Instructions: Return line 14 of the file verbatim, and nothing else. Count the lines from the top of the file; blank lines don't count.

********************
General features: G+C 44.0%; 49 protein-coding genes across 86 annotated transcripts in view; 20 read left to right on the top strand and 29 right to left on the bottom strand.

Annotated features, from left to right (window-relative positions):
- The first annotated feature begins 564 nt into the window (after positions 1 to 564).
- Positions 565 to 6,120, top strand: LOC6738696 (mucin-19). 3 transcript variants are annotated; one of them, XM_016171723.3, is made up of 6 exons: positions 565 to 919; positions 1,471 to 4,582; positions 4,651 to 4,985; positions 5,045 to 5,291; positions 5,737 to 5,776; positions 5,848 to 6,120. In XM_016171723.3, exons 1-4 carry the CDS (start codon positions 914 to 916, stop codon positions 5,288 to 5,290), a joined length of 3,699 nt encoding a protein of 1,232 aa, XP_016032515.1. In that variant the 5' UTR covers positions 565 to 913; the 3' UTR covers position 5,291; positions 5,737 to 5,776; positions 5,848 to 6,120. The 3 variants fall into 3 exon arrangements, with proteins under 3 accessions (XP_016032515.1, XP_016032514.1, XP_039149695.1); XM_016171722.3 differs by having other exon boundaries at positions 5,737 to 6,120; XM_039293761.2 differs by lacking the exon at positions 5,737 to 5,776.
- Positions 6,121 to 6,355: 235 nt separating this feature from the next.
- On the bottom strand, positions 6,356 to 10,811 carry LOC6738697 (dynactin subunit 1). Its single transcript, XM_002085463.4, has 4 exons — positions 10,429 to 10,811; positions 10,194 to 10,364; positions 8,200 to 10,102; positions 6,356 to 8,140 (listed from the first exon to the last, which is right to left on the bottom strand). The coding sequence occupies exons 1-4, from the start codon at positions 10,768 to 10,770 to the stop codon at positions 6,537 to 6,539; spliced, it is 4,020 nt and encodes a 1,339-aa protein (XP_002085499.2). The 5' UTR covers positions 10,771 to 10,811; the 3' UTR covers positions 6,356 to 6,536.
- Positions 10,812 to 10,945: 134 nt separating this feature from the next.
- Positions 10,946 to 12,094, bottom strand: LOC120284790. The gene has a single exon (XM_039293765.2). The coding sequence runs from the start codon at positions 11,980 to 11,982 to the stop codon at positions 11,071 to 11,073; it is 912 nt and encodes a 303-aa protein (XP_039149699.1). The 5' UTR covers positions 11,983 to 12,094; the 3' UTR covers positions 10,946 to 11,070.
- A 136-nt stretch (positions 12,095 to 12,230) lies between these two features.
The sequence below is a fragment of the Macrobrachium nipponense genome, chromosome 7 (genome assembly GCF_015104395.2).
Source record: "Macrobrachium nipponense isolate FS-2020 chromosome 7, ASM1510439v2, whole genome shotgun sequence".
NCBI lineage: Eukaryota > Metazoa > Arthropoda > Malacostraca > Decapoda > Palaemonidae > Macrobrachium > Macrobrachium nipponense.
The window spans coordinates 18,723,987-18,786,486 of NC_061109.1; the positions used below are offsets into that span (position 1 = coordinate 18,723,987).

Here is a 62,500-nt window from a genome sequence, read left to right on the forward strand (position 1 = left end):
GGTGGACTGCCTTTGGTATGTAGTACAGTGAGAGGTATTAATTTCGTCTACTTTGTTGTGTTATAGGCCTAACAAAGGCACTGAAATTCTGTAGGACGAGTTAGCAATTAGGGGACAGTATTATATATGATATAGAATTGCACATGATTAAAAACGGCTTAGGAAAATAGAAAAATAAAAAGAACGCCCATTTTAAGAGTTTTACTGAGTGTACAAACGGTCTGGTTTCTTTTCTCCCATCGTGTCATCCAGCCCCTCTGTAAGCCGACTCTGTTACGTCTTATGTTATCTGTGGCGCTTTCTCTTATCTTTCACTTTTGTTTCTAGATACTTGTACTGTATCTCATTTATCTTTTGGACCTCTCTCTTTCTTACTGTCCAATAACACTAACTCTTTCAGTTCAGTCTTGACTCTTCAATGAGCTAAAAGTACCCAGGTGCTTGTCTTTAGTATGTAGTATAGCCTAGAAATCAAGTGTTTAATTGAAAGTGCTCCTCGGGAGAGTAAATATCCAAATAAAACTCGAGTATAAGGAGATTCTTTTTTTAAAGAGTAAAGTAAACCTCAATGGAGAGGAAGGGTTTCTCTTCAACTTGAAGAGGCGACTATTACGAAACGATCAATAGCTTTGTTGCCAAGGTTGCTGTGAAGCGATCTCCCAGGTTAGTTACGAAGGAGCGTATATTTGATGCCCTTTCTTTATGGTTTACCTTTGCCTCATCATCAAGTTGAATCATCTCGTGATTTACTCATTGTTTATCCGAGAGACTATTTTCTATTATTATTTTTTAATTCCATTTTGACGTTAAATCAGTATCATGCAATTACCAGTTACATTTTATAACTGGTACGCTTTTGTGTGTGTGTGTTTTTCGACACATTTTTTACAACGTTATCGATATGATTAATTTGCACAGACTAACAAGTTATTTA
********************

Here is a 62,500-nt window from a genome sequence, read left to right on the forward strand (position 1 = left end):